I had to really immerse myself in it. There is so much amazing footage. There probably is not a piece of footage of him that I haven’t seen, or a piece of audio of his voice that I haven’t heard. I have them all on my phone and my laptop. I immersed myself in those for hours. There is no shortcut. The good news was that in doing that, it seeps in so that by the time I get to the set, I’ve forgotten about it and don’t think about it anymore. It’s just part of me.
Talk about some of the things you learned in doing your research for this role.
There are so many things that I discovered, including some tiny things that one might think don’t matter, but that I think do. For instance, he kept reading glasses in his pocket. He was rarely photographed in them, but they were always in his pocket. If you ever look at his pocket, and the way he wore his pocket square, it was a peak. It wasn’t the Mad Men version. A lot of times you can barely see it. I discovered that he had a tic in which he would take his glasses out and play with them just constantly, so much so that his pocket square got crunched in. As a result, I wanted to have the period glasses to fiddle with and re-create that movement. They were hard to find because they are rarely photographed, but we found them and I always had them with me.
How would you describe this movie to audiences?
I have two perceptions. I have a perception as an audience member, and then I have a perception as someone who just got finished playing JFK. As an audience member, it’s similar to seeing a movie like Titanic, where you know it is going to hit the iceberg but you still sit there and think, “It’s not really going to hit the iceberg, is it?” Then it’s, “Oh yeah, it is, but you are not going to believe what happens.” You kind of dread it, but you are also compelled by it, and you can’t look away. The construct of how this movie is put together is very much like that. As the actor who just played JFK, I see it as a love story. And it’s not just a love story between the president and Jackie, and those darling little kids, but it’s about his love for the country. It’s a story about love.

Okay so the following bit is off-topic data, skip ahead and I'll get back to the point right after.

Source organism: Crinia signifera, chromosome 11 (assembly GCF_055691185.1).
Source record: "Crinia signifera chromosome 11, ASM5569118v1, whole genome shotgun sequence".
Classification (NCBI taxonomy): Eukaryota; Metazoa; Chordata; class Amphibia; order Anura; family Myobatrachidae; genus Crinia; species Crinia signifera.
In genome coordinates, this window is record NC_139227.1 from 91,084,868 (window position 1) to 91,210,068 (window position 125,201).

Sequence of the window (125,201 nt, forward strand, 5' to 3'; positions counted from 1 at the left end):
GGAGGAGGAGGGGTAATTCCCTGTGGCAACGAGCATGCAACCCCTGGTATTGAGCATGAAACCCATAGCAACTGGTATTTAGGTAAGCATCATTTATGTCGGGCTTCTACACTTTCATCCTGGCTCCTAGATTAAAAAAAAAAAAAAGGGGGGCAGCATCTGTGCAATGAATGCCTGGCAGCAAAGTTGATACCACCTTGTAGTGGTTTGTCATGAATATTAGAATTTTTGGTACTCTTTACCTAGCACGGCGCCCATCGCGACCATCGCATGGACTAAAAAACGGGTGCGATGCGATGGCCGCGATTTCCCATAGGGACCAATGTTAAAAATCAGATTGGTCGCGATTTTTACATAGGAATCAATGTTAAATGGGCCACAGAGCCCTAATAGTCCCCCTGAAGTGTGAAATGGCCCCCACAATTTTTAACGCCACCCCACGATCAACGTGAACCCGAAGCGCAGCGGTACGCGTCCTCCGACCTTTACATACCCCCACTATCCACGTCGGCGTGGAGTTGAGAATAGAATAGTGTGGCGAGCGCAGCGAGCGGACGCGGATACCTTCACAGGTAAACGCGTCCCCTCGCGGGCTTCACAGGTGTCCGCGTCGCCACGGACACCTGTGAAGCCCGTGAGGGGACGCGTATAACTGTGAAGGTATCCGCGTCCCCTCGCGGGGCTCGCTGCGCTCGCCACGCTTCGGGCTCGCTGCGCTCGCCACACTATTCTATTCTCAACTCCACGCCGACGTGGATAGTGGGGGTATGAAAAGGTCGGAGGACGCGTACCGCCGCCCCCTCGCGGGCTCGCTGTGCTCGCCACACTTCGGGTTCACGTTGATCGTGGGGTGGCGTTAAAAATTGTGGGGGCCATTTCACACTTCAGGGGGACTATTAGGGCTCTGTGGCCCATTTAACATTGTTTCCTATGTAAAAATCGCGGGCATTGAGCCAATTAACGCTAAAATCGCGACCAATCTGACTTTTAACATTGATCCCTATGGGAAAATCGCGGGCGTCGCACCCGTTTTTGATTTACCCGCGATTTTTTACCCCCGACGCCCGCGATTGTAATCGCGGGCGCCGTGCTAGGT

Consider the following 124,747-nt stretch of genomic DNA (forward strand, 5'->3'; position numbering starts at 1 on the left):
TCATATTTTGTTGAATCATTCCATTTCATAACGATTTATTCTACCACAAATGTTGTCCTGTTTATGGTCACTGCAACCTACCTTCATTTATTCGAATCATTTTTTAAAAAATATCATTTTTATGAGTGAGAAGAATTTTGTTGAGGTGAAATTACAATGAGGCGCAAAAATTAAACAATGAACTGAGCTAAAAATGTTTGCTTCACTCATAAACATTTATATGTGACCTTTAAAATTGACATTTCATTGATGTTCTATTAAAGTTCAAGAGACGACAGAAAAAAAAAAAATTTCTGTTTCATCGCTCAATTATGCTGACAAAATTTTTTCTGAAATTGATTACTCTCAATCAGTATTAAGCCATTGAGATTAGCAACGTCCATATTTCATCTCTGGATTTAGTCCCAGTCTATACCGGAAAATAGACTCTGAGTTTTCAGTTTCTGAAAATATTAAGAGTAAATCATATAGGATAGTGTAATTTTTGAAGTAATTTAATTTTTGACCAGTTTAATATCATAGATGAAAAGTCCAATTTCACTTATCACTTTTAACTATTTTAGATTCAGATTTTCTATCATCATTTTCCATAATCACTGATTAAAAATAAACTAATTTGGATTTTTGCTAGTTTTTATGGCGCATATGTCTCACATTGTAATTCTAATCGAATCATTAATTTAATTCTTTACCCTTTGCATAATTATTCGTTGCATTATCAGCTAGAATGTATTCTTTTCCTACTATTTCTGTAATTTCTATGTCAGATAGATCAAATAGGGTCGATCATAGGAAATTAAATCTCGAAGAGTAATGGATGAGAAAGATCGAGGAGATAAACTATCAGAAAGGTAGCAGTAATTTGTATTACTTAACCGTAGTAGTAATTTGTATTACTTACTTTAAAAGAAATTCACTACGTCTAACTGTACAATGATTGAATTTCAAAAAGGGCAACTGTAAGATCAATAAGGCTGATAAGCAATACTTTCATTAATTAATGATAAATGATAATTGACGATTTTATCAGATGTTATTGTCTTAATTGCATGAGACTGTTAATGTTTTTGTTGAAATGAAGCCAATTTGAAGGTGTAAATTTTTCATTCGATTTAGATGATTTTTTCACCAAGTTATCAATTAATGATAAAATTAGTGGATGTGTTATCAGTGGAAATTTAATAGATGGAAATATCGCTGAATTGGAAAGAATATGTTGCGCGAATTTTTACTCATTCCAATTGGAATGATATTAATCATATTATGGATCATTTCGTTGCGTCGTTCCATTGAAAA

What was it about JFK that remains so compelling to you and to so many people around the world, even today?
I am struck by his spirit, by the twinkle in his eye, by his boyish, youthful enthusiasm and by his intellectual curiosity. He wanted to go to the moon. He believed in civil rights. He did things no one ever believed were possible. He had a remarkable ability to inspire people that we have rarely seen since. We have had people who inspired people, but it has been very different. President Obama is the closest thing we have to Kennedy in his golden years in that 2008 election, but people were inspired to follow President Obama. Kennedy inspired people forward into the future of this country. It is very different. He inspired the best in us instead of the other way around, and it is just extraordinary.